Recognising the signs and getting support.
by Blair Ansford
This Mental Health Week, I would like to reflect on the extraordinary past year and a half with the advent of the global pandemic affecting us all and impacting on our mental health. The uncertainty surrounding the pandemic, especially the misinformation conveyed on social media can increase feelings of discomfort and stress. In such times it is normal to have some feelings of anxiety and even feelings of low mood, commonly known as depression. Research suggests that even before the pandemic, one in five Australians may suffer from a common mental illness such as depression, anxiety or even substance use disorder, yet many do not receive the treatment or support that they need to recover well.
Knowing the signs of possible mental health problems and how to access support are key in helping people to overcome these barriers to get the help they need. We all have some idea of what anxiety and depression feel like. Anxiety can have us worrying constantly about things both large and small, make us feel physically ill, and often cause us to avoid the things that make us feel this way. Signs of depression include not only constant feelings of sadness but can also include not being able to enjoy anything, so much so that people stop participating in life, everything becomes too much effort.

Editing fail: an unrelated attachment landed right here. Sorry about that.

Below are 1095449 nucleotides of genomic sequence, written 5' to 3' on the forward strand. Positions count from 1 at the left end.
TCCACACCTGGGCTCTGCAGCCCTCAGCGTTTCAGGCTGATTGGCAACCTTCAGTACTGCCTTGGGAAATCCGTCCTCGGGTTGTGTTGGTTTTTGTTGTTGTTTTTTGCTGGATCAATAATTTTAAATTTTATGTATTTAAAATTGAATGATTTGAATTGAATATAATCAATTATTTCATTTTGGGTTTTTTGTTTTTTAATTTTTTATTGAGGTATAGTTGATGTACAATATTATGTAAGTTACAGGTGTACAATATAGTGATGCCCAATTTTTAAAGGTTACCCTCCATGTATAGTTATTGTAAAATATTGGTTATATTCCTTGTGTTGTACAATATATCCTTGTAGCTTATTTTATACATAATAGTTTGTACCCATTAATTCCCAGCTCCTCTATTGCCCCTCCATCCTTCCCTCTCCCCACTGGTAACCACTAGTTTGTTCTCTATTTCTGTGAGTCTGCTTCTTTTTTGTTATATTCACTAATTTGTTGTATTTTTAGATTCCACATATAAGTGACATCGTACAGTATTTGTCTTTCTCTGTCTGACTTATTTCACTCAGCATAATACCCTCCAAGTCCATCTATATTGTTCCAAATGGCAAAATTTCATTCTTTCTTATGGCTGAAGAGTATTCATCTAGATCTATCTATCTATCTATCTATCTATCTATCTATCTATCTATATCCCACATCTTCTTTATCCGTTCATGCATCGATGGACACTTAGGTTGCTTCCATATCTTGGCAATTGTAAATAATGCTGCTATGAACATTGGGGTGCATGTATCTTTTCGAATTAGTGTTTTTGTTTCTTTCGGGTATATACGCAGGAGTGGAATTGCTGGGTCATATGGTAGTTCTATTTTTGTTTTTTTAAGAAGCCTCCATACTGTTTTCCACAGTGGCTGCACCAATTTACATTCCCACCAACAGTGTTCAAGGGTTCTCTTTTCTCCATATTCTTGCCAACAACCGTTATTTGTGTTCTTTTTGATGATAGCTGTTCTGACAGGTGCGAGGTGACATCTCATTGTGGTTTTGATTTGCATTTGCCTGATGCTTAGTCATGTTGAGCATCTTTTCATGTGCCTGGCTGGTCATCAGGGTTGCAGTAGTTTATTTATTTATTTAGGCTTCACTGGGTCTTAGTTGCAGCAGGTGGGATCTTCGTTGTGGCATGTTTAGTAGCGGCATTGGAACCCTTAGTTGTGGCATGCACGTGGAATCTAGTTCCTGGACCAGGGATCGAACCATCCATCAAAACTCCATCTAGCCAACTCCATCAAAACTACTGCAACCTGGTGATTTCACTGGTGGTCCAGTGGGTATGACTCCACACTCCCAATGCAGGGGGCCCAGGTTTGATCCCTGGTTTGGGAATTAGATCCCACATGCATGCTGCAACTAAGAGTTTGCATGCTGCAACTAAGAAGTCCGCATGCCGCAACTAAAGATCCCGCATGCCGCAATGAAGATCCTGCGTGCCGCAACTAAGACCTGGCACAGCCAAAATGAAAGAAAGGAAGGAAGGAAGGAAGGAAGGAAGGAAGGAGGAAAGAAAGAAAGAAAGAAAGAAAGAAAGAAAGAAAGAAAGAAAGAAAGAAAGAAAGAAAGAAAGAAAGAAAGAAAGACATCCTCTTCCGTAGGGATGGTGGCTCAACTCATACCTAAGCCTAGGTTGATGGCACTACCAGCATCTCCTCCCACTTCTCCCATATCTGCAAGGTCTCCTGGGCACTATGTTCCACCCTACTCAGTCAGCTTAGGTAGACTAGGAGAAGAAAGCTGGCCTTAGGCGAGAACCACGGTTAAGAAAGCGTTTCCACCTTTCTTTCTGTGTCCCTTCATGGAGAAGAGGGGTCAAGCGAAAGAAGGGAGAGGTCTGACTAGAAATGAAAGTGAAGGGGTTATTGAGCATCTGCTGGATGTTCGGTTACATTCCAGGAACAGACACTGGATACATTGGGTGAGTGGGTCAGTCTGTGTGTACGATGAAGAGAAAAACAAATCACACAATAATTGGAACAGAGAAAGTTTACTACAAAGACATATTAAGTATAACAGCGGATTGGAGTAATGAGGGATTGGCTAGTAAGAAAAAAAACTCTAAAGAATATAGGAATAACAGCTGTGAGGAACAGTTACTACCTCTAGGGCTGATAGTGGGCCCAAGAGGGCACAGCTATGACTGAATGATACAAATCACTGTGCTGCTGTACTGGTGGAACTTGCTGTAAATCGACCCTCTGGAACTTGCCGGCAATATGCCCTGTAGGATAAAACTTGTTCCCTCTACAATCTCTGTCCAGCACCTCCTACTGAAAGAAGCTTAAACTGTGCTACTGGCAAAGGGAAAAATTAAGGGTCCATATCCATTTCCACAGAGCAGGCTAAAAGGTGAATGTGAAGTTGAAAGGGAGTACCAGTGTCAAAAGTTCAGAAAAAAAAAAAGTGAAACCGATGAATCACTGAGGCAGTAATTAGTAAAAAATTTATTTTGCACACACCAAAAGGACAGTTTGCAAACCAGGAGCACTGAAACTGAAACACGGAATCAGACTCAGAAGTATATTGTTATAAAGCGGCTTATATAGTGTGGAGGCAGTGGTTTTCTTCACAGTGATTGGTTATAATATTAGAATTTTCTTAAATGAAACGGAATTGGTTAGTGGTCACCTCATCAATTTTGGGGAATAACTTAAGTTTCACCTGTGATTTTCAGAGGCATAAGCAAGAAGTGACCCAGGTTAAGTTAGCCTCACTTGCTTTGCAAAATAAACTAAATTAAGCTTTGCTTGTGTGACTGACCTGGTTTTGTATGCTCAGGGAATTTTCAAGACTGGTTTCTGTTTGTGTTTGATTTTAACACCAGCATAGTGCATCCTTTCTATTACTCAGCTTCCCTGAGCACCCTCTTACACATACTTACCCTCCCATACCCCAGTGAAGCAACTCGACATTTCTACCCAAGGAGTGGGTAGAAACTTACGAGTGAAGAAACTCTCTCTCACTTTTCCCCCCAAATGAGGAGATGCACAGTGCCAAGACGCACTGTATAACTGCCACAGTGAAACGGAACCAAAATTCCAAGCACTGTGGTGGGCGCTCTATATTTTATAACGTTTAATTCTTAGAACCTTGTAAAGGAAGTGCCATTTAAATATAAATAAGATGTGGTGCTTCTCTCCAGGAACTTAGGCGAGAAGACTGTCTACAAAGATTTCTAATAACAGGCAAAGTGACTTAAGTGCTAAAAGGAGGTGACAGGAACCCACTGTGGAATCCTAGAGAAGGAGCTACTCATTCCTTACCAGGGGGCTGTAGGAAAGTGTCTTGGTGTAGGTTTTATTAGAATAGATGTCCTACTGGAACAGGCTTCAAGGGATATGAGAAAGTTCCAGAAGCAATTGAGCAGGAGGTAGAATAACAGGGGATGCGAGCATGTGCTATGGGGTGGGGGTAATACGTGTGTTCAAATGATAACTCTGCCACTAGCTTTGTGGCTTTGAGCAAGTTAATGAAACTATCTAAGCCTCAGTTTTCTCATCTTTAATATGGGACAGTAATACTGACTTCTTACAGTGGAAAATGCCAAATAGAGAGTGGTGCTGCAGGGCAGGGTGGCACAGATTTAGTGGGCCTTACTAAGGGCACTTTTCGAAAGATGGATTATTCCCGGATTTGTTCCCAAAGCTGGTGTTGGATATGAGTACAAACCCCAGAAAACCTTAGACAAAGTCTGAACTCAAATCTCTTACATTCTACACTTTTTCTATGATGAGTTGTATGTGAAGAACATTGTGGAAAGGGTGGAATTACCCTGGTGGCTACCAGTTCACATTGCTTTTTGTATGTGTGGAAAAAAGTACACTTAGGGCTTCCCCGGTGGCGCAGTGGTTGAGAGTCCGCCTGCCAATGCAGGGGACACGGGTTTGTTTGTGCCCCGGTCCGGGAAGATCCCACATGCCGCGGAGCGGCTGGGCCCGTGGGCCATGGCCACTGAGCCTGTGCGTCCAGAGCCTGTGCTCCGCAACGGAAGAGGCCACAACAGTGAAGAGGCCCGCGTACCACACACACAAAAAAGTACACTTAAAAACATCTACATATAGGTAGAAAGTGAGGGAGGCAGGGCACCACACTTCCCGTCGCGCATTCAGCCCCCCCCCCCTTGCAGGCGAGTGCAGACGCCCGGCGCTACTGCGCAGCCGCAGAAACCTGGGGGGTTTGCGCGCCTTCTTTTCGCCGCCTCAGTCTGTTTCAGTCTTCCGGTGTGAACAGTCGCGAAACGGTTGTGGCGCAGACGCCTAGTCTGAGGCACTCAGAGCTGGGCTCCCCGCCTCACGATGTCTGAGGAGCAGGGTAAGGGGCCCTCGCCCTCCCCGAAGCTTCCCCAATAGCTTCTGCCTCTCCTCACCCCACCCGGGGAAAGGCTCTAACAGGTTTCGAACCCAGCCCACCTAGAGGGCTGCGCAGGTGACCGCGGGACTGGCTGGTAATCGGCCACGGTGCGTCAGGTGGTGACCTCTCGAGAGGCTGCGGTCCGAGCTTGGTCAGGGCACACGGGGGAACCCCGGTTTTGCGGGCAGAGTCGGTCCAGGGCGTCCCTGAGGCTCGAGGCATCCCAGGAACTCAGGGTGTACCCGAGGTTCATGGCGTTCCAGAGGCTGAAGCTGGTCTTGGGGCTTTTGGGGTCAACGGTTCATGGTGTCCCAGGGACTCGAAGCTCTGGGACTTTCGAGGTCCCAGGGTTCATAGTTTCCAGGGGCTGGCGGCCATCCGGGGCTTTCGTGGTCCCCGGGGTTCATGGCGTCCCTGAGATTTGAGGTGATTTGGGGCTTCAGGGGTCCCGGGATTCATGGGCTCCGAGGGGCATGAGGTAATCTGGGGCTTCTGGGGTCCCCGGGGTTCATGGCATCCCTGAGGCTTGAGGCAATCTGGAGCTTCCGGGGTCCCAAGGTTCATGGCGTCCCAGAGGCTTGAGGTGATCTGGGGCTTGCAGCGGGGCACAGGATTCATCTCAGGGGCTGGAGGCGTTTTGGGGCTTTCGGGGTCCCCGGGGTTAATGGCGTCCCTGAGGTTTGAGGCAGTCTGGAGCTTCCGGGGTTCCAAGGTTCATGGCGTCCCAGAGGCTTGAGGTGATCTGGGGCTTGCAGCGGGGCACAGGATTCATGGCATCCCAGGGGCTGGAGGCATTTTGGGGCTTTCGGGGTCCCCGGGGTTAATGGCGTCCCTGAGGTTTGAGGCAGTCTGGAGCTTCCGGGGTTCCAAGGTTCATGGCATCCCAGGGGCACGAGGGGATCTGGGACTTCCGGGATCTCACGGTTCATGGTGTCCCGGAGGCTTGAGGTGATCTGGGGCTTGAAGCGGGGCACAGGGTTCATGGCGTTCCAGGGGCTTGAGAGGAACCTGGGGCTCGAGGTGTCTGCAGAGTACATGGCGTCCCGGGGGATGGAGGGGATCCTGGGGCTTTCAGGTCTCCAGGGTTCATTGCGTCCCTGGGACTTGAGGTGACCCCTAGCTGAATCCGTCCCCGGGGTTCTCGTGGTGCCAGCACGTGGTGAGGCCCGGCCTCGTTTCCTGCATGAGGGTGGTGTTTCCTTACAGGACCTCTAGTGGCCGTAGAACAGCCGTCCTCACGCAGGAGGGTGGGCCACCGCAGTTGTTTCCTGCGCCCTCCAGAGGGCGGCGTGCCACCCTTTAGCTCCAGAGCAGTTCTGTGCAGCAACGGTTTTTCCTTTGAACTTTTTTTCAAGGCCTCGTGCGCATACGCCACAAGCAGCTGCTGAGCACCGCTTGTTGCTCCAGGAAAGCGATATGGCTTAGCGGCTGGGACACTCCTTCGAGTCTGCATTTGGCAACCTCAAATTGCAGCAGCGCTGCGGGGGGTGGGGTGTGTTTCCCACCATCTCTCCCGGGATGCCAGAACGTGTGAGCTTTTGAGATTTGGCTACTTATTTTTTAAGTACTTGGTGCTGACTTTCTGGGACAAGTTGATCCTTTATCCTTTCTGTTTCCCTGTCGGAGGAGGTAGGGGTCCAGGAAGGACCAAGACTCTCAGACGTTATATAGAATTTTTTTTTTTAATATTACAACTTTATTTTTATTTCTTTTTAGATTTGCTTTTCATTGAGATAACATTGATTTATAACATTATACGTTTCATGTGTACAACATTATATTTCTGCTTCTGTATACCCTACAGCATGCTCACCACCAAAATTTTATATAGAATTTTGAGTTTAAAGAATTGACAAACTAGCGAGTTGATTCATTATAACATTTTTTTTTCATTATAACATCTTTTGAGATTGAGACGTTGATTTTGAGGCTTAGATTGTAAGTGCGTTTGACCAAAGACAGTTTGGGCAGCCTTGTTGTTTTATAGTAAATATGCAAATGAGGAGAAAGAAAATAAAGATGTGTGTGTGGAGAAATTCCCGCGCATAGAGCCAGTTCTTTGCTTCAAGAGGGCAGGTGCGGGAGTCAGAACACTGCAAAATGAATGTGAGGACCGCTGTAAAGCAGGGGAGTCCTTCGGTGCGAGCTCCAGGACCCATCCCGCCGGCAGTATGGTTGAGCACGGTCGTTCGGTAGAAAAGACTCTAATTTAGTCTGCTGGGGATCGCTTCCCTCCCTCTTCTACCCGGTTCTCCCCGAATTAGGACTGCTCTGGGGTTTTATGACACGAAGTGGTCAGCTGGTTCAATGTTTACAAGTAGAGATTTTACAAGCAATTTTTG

While brief episodes of depression or anxiety happen to us all, when these feelings become persistent, lasting more than a couple of weeks and cause us constant distress making it difficult to live our lives then we should seek help. Getting help early minimizes the risk of these symptoms developing into a more serious mental health problem, and can help us get back on our feet. If you are worried that this may be you, then make an appointment with your GP to discuss your mental health.
There are also some wonderful organisations here in Australia who can offer support:
“The experience I have had is that once you start talking about [experiencing a mental health struggle], you realize that actually you’re part of quite a big club”. — Prince Harry